Wild on Weeds (24/05/2020)

Typical “Weeds Under Trees” situation¬† (W.Pix)

Last Sunday we made great headway removing large quantities of flowering and seeding Hirschfeldia, Indian Hedge Mustard, Shepherd’s Purse and other weeds.

Join us for a follow-up weeding session in the afternoon of this coming Sunday, 24 May. Our focus will be removing herbaceous weeds growing under trees.

Please follow the hygiene steps outlined below, choose your personal weeding patch and go wild on weeds.


When: Sunday 24 May 2020, from 1pm to 4pm

Where: nature reserve south of The Fair, North Watson; we will focus our weeding efforts on the trees east of the yellow line shown on this map; please register your participation at the volunteer registration table, nature park entrance intersection Tay Street and Ian Nicol Street, The Fair.

What: Removal of flowering and seeding herbaceous weeds growing under trees.

Bring: Please BYO drinking water, garden gloves and a small mattock or your favourite weeding tool if you have one; however, most weeds can be pulled; please wear long pants and sleeves, a hat and enclosed shoes. We will provide hand sanitizer and some cleaned tools.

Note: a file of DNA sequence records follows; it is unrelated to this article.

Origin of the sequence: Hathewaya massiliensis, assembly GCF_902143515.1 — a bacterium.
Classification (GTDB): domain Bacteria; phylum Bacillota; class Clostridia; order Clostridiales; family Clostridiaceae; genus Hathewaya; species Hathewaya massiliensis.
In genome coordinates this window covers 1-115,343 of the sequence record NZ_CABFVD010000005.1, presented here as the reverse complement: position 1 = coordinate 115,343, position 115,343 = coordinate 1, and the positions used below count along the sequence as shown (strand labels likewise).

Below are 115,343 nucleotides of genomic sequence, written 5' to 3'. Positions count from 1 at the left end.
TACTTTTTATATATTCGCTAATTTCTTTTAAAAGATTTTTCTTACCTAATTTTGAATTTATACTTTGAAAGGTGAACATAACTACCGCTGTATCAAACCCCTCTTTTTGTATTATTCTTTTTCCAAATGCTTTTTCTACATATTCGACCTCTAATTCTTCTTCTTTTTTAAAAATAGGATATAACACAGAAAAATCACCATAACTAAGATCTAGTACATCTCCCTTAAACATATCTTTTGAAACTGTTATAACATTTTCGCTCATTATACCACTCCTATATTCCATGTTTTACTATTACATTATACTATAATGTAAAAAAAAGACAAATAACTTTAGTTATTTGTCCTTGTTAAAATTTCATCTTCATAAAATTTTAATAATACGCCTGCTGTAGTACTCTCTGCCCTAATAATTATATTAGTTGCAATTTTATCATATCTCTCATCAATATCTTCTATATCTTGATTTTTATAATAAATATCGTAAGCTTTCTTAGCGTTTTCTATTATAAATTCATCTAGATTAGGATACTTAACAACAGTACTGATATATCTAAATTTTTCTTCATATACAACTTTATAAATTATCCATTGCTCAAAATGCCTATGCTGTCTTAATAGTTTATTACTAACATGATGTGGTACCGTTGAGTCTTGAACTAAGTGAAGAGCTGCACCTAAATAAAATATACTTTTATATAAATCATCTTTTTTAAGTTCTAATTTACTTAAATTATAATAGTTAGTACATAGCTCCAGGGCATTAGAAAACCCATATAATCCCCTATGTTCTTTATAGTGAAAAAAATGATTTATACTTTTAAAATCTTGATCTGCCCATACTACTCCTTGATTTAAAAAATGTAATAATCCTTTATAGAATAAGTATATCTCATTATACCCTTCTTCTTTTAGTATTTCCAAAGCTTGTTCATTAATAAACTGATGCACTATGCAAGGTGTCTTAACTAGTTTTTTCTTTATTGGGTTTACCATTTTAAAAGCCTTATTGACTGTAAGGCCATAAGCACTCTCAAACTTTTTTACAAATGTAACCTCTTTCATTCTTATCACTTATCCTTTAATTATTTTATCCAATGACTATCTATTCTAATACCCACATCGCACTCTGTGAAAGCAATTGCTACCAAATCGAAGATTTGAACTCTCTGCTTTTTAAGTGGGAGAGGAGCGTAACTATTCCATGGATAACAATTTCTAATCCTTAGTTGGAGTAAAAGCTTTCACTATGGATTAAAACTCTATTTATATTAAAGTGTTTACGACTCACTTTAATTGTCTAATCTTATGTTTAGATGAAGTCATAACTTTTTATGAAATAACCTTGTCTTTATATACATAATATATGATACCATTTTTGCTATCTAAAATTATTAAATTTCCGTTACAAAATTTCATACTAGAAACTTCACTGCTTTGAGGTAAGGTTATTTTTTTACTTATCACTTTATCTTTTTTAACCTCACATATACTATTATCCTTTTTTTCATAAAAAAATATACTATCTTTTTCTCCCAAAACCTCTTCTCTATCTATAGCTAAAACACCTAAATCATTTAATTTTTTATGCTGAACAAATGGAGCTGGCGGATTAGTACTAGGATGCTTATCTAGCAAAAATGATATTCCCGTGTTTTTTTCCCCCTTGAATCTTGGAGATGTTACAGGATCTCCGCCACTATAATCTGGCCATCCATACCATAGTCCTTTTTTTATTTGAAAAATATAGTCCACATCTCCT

Hygiene practice: Use a hand sanitizer provided at the volunteer registration table; choose your personal one-way pair of gloves (3 sizes); sign in the activity sheet; put your own garden gloves over the top of the one-way gloves or choose one pair provided at the registration table; choose your alcohol wiped weeding tool, however, most weeds growing in the loose soil under trees can be pulled without a tool.

Inquires: projects@majura.org

You can carry out your own personal weed massacre anytime if you can’t make it to organized FoMM sessions (provided you know the weeds).

Flowering Sowthistles growing under trees among native geranium (bottom left).

Why hand weeding? FoMM volunteers use various methods to control herbaceous weeds such as Paterson’s Curse, mustards, thistles and Cape Weed.¬† We spot-spray them with selective herbicides in open areas where collateral damage to native groundcover plants is small. Hand weeding is the preferred option where native groundcover is prevalent or where large-stemmed weeds grow under trees to avoid upwards drift of small herbicide droplets that have the potential to damage the trees


Now that Covid19 restrictions of social gatherings loosened, Friends of Mt Majura are back to work and we hope that you can join in for some serious weed massacre. After prolonged dry conditions followed by rain in February and March, weeds have exploded. Over the past years, Friends of Mt Majura spent significant time to control weeds at The Fair revegetation site and the wider Fair area, however, a large soil seed bank triggered the germination of many weeds, some already flowering and setting seeds.

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